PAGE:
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Romney team releases new version of widely discredited welfare ad

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Mitt Romney’s presidential campaign on Monday released a new advertisement that repeats claims that have been widely been denounced as untrue.

“Since 1996, welfare recipients were required to work. This bipartisan reform successfully reduced welfare rolls. Only July 12, Obama quietly ended the work requirement, gutting welfare reform. One of the most respected newspapers in America called it ‘nuts,'” the ad says. “Mitt Romney will put work back in welfare.”

The newspaper referenced in the ad is the Richmond Times-Dispatch, which on August 15 accused President Barack Obama of gutting welfare reform.

Romney’s latest ad is very similar to another released earlier this month. Romney’s ad claimed the Obama administration had waived the work requirement in the Temporary Assistant for Needy Families (TANF) program.

The Department of Health and Human Services (HHS) last month encouraged states to experiment with better ways to administer the TANF program, informing state officials that the department was willing to grant waivers to states that wished to opt-out of provisions of the welfare law.

Romney and other Republicans have claimed that the waivers were an attempt to undermine the welfare program’s work requirement. But PolitiFact rated those claims “Pants on Fire,” noting that the waivers were actually “designed to improve employment outcomes.”

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Two states with Republican governors, Utah and Nevada, have already asked for waivers. Other states, including California, Connecticut and Minnesota, have also inquired about waivers, according to the HHS.

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Hatch Act hearing erupts in chaos as House Republicans fume over threat to subpoena Kellyanne Conway

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A House Oversight Committee hearing erupted in chaos after Rep. Mark Meadows (R-NC) angrily defended Kellyanne Conway from allegations that she broke federal law by advocating for GOP candidates during TV appearances.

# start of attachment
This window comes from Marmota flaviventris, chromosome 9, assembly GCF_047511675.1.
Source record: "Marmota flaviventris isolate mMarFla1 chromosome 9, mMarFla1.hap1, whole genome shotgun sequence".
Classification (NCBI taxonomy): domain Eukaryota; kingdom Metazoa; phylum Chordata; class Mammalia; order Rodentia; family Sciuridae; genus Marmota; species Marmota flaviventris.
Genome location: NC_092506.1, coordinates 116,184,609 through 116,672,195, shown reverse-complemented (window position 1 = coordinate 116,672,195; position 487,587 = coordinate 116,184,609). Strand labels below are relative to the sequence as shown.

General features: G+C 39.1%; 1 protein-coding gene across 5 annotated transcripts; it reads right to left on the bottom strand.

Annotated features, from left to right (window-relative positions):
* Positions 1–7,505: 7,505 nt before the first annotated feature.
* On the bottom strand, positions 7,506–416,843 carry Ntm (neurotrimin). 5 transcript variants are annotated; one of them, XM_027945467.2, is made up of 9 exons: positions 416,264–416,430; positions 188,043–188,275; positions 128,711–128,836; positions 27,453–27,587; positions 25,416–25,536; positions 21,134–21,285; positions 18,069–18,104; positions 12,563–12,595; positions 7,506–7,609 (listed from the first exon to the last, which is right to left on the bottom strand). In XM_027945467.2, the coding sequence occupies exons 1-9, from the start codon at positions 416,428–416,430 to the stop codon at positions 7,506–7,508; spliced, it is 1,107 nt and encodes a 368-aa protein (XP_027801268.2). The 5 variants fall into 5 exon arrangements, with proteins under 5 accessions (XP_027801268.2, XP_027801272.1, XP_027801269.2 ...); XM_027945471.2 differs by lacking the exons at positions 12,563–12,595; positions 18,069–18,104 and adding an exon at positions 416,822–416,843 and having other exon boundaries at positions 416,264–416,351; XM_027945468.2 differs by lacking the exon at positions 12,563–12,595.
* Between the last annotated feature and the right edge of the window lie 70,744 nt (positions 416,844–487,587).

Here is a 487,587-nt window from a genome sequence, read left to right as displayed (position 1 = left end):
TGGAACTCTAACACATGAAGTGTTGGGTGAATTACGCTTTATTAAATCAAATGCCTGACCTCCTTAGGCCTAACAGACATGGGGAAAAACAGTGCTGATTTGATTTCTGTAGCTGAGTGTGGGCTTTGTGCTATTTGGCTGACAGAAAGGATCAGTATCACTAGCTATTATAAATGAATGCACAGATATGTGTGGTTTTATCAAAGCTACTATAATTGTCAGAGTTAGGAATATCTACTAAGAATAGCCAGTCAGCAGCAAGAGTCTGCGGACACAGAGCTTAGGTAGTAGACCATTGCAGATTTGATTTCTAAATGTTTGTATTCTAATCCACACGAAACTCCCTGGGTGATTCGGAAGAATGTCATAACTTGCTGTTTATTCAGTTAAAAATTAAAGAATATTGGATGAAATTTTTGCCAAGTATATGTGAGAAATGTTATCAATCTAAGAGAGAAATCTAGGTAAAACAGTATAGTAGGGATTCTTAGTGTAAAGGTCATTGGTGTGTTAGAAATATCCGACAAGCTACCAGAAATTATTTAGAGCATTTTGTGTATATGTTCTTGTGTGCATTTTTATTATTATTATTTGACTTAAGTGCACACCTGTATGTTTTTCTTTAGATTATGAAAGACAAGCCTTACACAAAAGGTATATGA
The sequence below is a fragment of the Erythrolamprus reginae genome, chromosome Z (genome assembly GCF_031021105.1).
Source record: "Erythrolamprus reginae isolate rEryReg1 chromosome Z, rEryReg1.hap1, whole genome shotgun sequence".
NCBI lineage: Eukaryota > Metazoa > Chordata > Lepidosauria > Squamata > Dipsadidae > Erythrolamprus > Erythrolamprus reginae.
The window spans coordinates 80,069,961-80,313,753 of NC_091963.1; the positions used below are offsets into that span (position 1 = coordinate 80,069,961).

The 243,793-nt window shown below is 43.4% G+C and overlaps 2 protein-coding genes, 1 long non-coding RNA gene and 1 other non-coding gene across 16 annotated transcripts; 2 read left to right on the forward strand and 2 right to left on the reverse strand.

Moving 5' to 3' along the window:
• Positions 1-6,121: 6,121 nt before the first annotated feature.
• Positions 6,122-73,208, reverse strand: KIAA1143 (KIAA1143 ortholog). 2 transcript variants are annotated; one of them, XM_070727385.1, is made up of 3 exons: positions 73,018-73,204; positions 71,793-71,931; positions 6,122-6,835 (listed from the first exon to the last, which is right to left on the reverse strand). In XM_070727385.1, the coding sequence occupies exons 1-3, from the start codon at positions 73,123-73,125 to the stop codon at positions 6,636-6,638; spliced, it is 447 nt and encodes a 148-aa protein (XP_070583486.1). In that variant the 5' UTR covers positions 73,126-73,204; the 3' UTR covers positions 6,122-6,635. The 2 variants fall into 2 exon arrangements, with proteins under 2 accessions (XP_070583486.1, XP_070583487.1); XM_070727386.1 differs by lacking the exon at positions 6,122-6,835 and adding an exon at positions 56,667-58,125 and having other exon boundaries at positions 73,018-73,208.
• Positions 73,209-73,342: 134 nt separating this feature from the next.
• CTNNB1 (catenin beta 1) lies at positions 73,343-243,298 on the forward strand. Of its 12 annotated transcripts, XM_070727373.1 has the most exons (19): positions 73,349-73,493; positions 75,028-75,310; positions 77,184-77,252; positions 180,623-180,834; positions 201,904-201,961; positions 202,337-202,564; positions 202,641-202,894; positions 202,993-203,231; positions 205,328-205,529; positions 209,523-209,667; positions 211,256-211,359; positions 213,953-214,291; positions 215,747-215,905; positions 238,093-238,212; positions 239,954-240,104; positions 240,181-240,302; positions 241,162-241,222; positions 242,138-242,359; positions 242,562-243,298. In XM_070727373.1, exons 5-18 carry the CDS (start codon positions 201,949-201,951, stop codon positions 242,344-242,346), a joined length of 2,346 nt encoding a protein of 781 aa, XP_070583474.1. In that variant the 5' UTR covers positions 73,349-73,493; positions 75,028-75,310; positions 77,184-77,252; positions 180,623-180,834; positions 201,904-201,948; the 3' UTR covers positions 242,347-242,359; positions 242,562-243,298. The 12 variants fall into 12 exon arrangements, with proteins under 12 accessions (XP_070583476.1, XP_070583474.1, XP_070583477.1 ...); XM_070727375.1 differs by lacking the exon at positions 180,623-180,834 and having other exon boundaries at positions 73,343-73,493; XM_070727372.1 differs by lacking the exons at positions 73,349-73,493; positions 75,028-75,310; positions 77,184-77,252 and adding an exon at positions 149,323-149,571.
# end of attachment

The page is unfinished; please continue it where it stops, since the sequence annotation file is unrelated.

The independent Office of Special Counsel sent the Trump administration a letter earlier this month detailing Conway's "numerous violations" of the Hatch Act, which forbids most executive branch employees from using their positions for political advocacy, and recommended her firing by the White House.

"Mr. Chairman, this subpoena, one, is not necessary," Meadows told committee chairman Elijah Cummings (D-MD). "Quite frankly it is not following the law. I can tell you that what we have here is a political spectacle. We're talking about keeping politics out of government. This subpoena is nothing more than a political spectacle. We are better than this, Mr. Chairman."

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GOP’s Jim Jordan gets shut down after raging at Trump appointee who called for Kellyanne Conway’s firing

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Rep. Jim Jordan (R-OH) on Wednesday got absolutely shut down by Rep. Elijah Cummings (D-MD) after he interrupted the testimony of Henry Kerner, whom President Donald Trump appointed to lead the Office of Special Counsel.

During his opening statement ahead of Kerner's testimony, Jordan bitterly complained about the way conservatives are purportedly "censored" on social media and he said Kerner's recommendation that Trump White House counselor Kellyanne Conway be removed from office for repeated Hatch Act violations was an effort to "silence" an effective surrogate for President Donald Trump.

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Trump attacks his own Fed chairman in unhinged Fox interview: ‘Nobody ever heard of him before — I made him!’

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President Donald Trump bitterly attacked Federal Reserve Chairman Jerome Powell for refusing to cut interest rates during an interview with Fox Business's Maria Bartiromo.

When asked about the state of the economy, Trump claimed that the economy is doing terrific but he said that Powell should nonetheless aggressively pump money into the economy via rate cuts.

"We should have [European Central Bank President Mario] Draghi instead of our Fed person!" the president said. "We have a man who doesn't do anything for us!"

Bartiromo then noted that Powell has made a point of preserving the Federal Reserve's political independence by refusing to obey the president's orders to lower rates, but Trump replied that Powell should just do what he's told.

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